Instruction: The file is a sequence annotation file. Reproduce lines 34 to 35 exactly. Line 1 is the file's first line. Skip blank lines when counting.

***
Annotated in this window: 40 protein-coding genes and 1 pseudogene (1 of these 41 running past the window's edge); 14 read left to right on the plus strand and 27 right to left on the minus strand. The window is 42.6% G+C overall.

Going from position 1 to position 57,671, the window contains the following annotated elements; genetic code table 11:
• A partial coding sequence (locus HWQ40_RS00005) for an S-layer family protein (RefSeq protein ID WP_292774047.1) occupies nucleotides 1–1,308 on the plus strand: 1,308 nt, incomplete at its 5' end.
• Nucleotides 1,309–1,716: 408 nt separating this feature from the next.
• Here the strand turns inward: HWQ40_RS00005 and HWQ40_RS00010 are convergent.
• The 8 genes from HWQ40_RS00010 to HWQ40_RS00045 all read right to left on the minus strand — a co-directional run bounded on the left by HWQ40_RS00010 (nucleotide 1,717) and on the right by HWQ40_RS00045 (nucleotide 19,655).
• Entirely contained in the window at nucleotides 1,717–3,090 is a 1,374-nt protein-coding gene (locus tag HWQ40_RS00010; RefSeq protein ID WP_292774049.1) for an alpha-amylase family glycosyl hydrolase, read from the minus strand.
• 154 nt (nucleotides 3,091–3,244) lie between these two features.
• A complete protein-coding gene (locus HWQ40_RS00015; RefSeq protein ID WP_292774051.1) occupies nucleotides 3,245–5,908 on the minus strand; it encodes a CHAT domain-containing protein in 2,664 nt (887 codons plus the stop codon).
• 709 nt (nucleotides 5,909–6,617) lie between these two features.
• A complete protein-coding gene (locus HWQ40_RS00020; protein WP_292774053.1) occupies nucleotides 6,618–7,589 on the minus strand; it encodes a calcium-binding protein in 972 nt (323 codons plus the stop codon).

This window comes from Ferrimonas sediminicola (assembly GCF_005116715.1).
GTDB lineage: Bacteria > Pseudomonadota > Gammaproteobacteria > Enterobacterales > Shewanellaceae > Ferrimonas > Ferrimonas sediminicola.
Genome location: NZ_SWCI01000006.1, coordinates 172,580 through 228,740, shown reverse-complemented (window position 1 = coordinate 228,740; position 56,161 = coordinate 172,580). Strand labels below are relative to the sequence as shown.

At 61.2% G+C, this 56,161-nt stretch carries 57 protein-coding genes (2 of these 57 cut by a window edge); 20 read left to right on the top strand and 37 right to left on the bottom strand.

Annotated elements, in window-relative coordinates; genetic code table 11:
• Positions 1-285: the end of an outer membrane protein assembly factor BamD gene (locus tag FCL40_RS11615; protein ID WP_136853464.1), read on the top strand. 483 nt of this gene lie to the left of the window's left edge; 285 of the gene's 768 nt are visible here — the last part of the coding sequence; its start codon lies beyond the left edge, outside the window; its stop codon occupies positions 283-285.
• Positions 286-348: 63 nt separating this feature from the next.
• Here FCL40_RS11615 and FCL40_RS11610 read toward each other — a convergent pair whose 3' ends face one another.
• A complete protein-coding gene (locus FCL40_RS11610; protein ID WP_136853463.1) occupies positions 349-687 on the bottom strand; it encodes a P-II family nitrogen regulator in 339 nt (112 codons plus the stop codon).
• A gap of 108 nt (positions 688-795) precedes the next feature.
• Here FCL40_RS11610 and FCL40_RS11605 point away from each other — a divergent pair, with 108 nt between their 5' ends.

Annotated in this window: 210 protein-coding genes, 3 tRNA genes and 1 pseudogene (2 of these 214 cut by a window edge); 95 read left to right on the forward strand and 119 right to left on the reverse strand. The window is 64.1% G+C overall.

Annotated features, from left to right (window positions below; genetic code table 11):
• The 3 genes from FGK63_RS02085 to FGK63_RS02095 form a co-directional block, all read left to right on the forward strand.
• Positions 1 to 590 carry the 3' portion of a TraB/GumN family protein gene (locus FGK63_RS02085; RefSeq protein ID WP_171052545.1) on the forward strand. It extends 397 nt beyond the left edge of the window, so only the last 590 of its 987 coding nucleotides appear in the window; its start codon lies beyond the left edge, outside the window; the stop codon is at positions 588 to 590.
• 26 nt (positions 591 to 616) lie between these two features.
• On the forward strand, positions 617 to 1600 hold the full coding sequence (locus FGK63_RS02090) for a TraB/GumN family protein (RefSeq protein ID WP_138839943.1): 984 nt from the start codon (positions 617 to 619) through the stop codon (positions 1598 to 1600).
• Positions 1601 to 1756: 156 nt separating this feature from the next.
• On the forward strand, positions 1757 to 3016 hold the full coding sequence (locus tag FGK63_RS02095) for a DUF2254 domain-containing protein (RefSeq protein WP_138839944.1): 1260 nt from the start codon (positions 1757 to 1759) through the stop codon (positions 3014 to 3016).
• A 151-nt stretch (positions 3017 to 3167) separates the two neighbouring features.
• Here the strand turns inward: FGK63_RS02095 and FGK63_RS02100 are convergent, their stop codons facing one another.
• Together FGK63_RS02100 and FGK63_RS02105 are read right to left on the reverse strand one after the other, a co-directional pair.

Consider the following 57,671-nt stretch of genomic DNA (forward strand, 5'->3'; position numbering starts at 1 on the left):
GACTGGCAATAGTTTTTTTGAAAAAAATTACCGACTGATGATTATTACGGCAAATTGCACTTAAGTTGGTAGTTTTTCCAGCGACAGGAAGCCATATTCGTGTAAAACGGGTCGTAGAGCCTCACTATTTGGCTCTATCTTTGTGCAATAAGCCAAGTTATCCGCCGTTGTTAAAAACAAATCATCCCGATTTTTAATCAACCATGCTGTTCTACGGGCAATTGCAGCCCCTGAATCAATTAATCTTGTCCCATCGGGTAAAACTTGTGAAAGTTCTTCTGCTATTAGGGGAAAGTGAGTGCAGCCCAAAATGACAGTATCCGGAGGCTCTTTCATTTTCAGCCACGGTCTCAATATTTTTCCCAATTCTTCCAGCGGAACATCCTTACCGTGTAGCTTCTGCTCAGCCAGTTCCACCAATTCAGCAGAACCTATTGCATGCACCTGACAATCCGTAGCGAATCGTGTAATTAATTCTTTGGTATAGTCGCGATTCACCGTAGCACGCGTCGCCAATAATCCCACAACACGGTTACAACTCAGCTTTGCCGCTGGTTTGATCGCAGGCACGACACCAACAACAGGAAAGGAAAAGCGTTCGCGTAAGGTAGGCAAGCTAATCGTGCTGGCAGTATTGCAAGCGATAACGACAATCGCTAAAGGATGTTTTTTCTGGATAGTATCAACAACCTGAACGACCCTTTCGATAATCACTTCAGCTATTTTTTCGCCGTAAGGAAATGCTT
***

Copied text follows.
Consider the following 57,671-nt stretch of genomic DNA (forward strand, 5'->3'; position numbering starts at 1 on the left):
GACTGGCAATAGTTTTTTTGAAAAAAATTACCGACTGATGATTATTACGGCAAATTGCACTTAAGTTGGTAGTTTTTCCAGCGACAGGAAGCCATATTCGTGTAAAACGGGTCGTAGAGCCTCACTATTTGGCTCTATCTTTGTGCAATAAGCCAAGTTATCCGCCGTTGTTAAAAACAAATCATCCCGATTTTTAATCAACCATGCTGTTCTACGGGCAATTGCAGCCCCTGAATCAATTAATCTTGTCCCATCGGGTAAAACTTGTGAAAGTTCTTCTGCTATTAGGGGAAAGTGAGTGCAGCCCAAAATGACAGTATCCGGAGGCTCTTTCATTTTCAGCCACGGTCTCAATATTTTTCCCAATTCTTCCAGCGGAACATCCTTACCGTGTAGCTTCTGCTCAGCCAGTTCCACCAATTCAGCAGAACCTATTGCATGCACCTGACAATCCGTAGCGAATCGTGTAATTAATTCTTTGGTATAGTCGCGATTCACCGTAGCACGCGTCGCCAATAATCCCACAACACGGTTACAACTCAGCTTTGCCGCTGGTTTGATCGCAGGCACGACACCAACAACAGGAAAGGAAAAGCGTTCGCGTAAGGTAGGCAAGCTAATCGTGCTGGCAGTATTGCAAGCGATAACGACAATCGCTAAAGGATGTTTTTTCTGGATAGTATCAACAACCTGAACGACCCTTTCGATAATCACTTCAGCTATTTTTTCGCCGTAAGGAAATGCTT